Chronicles of the Canongate

Author: Walter Scott

Chapter III. Mr. Croftangry, Inter Alia, Revisits Glentanner.

Then sing of stage-coaches,
And fear no reproaches
For riding in one;
But daily be jogging,
Whilst, whistling and flogging,
Whilst, whistling and flogging,
The coachman drives on. FARQUHAR.

Disguised in a grey surtout which had seen service, a white castor on my head, and a stout Indian cane in my hand, the next week saw me on the top of a mail-coach driving to the westward.

I like mail-coaches, and I hate them. I like them for my convenience; but I detest them for setting the whole world agadding, instead of sitting quietly still minding their own business, and preserving the stamp of originality of character which nature or education may have impressed on them. Off they go, jingling against each other in the rattling vehicle till they have no more variety of stamp in them than so many smooth shillings—the same even in their Welsh wigs and greatcoats, each without more individuality than belongs to a partner of the company, as the waiter calls them, of the North Coach.

Worthy Mr. Piper, best of contractors who ever furnished four frampal jades for public use, I bless you when I set out on a journey myself; the neat coaches under your contract render the intercourse, from Johnnie Groat’s House to Ladykirk and Cornhill Bridge, safe, pleasant, and cheap. But, Mr. Piper, you who are a shrewd arithmetician, did it never occur to you to calculate how many fools’ heads, which might have produced an idea or two in the year, if suffered to remain in quiet, get effectually addled by jolting to and fro in these flying chariots of yours; how many decent countrymen become conceited bumpkins after a cattle-show dinner in the capital, which they could not have attended save for your means; how many decent country parsons return critics and spouters, by way of importing the newest taste from Edinburgh? And how will your conscience answer one day for carrying so many bonny lasses to barter modesty for conceit and levity at the metropolitan Vanity Fair?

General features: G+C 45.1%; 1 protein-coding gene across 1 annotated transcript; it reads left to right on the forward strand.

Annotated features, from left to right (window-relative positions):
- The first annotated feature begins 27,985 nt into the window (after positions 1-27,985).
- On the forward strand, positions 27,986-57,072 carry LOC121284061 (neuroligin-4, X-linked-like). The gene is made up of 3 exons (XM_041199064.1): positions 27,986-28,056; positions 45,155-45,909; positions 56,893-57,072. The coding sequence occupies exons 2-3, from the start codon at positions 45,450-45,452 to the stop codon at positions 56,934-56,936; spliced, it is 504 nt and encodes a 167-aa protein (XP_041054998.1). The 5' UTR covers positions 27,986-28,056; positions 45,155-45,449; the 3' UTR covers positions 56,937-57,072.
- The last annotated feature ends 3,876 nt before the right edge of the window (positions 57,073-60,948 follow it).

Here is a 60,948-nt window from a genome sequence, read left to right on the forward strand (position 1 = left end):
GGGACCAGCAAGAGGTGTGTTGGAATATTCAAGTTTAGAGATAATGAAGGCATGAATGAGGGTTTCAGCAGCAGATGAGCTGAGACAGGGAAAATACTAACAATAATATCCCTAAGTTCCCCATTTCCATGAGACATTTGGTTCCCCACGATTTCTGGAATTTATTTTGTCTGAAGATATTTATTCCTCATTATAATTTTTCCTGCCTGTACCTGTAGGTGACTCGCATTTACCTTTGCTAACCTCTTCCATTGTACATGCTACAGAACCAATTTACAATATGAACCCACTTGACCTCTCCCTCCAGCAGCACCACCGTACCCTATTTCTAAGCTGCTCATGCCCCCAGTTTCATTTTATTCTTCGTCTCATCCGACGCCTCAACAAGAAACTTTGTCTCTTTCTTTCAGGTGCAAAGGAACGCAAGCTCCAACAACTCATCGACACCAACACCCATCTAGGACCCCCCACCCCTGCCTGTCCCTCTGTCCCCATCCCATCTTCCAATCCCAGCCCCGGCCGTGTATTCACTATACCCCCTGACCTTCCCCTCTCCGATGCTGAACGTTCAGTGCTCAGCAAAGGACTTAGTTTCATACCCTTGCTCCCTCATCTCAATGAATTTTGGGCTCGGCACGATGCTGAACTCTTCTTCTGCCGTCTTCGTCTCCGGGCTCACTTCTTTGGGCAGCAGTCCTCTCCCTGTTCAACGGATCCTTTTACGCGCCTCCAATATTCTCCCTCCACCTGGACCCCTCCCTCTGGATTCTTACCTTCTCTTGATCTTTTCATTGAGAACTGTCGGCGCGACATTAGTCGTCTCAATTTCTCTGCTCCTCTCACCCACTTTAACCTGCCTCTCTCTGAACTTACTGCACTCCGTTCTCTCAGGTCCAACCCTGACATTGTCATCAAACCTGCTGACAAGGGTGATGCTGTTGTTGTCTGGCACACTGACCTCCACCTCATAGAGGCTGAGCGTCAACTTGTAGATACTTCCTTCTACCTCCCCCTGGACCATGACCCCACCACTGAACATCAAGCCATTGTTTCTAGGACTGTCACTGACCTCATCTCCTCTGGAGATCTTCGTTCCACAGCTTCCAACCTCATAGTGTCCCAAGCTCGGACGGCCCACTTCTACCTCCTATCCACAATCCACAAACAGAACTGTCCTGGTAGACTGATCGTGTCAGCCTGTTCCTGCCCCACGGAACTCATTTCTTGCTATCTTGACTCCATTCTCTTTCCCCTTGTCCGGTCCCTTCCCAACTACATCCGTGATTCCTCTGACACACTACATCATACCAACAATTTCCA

Consider, too, the low rate to which you reduce human intellect. I do not believe your habitual customers have their ideas more enlarged than one of your coach-horses. They KNOWS the road, like the English postilion, and they know nothing besides. They date, like the carriers at Gadshill, from the death of Robin Ostler; [See Act II. Scene 1 of the First Part of Shakespeare’s Henry IV.] the succession of guards forms a dynasty in their eyes; coachmen are their ministers of state; and an upset is to them a greater incident than a change of administration. Their only point of interest on the road is to save the time, and see whether the coach keeps the hour. This is surely a miserable degradation of human intellect. Take my advice, my good sir, and disinterestedly contrive that once or twice a quarter your most dexterous whip shall overturn a coachful of these superfluous travellers, IN TERROREM to those who, as Horace says, "delight in the dust raised by your chariots."